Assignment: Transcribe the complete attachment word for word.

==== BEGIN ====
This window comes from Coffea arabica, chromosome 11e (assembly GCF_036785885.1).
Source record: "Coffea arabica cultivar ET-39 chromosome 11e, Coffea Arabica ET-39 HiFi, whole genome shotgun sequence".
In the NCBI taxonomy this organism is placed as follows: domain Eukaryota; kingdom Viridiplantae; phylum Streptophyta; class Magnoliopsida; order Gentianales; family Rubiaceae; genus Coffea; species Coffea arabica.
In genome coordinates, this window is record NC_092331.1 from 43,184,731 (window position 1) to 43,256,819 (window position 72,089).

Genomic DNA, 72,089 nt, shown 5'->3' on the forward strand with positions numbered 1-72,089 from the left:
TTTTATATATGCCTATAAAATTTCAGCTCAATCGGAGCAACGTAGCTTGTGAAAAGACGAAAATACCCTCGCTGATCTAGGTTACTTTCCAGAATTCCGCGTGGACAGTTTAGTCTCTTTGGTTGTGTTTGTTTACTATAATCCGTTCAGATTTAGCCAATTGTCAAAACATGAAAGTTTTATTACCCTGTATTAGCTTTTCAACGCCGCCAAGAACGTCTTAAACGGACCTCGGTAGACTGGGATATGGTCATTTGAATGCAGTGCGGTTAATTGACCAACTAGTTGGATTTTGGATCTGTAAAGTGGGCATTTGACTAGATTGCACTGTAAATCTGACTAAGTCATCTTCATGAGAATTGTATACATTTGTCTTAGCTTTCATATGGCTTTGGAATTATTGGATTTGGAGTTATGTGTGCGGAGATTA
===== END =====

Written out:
This window comes from Coffea arabica, chromosome 11e (assembly GCF_036785885.1).
Source record: "Coffea arabica cultivar ET-39 chromosome 11e, Coffea Arabica ET-39 HiFi, whole genome shotgun sequence".
In the NCBI taxonomy this organism is placed as follows: domain Eukaryota; kingdom Viridiplantae; phylum Streptophyta; class Magnoliopsida; order Gentianales; family Rubiaceae; genus Coffea; species Coffea arabica.
In genome coordinates, this window is record NC_092331.1 from 43,184,731 (window position 1) to 43,256,819 (window position 72,089).

Genomic DNA, 72,089 nt, shown 5'->3' on the forward strand with positions numbered 1-72,089 from the left:
TTTTATATATGCCTATAAAATTTCAGCTCAATCGGAGCAACGTAGCTTGTGAAAAGACGAAAATACCCTCGCTGATCTAGGTTACTTTCCAGAATTCCGCGTGGACAGTTTAGTCTCTTTGGTTGTGTTTGTTTACTATAATCCGTTCAGATTTAGCCAATTGTCAAAACATGAAAGTTTTATTACCCTGTATTAGCTTTTCAACGCCGCCAAGAACGTCTTAAACGGACCTCGGTAGACTGGGATATGGTCATTTGAATGCAGTGCGGTTAATTGACCAACTAGTTGGATTTTGGATCTGTAAAGTGGGCATTTGACTAGATTGCACTGTAAATCTGACTAAGTCATCTTCATGAGAATTGTATACATTTGTCTTAGCTTTCATATGGCTTTGGAATTATTGGATTTGGAGTTATGTGTGCGGAGATTA